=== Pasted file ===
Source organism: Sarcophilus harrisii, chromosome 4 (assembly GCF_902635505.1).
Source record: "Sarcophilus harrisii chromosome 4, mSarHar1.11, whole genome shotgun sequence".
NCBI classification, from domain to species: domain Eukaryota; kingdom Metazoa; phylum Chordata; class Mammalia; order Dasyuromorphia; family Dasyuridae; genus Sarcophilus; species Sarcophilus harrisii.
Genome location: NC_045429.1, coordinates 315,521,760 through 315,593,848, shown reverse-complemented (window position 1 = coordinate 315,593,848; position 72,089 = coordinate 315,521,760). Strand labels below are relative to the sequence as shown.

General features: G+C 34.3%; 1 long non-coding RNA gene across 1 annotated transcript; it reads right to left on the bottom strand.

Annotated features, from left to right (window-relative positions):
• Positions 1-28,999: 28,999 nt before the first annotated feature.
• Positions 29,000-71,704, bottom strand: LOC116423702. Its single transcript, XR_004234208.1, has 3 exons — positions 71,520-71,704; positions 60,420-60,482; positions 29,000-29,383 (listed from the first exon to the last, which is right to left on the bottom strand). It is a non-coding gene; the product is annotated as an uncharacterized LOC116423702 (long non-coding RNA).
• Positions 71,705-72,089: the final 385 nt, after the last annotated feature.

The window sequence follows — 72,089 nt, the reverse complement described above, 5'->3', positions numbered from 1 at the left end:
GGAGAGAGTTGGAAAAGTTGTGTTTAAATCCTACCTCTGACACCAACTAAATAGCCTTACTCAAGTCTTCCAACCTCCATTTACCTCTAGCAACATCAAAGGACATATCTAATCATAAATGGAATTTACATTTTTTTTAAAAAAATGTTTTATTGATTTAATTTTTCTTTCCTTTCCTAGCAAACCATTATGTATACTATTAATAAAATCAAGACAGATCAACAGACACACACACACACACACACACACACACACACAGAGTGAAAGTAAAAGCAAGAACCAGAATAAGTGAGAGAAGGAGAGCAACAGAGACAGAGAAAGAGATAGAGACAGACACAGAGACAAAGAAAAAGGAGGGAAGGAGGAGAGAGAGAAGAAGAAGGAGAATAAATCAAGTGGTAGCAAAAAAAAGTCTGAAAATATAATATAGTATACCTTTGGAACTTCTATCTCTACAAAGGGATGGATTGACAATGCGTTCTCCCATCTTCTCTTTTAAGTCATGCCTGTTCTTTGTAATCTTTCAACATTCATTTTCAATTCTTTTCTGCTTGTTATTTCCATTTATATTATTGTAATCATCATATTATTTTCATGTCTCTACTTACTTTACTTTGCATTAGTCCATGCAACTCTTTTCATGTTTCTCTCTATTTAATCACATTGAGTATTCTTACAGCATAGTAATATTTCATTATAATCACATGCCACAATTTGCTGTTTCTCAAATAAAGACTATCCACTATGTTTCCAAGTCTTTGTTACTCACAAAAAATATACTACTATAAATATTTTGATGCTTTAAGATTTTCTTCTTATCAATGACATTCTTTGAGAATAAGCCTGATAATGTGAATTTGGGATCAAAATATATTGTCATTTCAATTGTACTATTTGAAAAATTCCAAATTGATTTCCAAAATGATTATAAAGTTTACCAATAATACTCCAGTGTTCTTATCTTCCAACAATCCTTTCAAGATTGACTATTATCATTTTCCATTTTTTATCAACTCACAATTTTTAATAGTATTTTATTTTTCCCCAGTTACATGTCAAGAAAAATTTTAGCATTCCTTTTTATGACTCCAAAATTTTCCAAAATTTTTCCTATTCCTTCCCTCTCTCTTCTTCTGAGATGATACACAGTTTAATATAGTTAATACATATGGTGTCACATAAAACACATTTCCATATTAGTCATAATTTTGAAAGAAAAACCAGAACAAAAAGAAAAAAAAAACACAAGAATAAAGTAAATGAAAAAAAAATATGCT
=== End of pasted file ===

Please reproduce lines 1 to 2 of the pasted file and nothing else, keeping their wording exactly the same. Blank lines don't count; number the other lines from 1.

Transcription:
Source organism: Sarcophilus harrisii, chromosome 4 (assembly GCF_902635505.1).
Source record: "Sarcophilus harrisii chromosome 4, mSarHar1.11, whole genome shotgun sequence".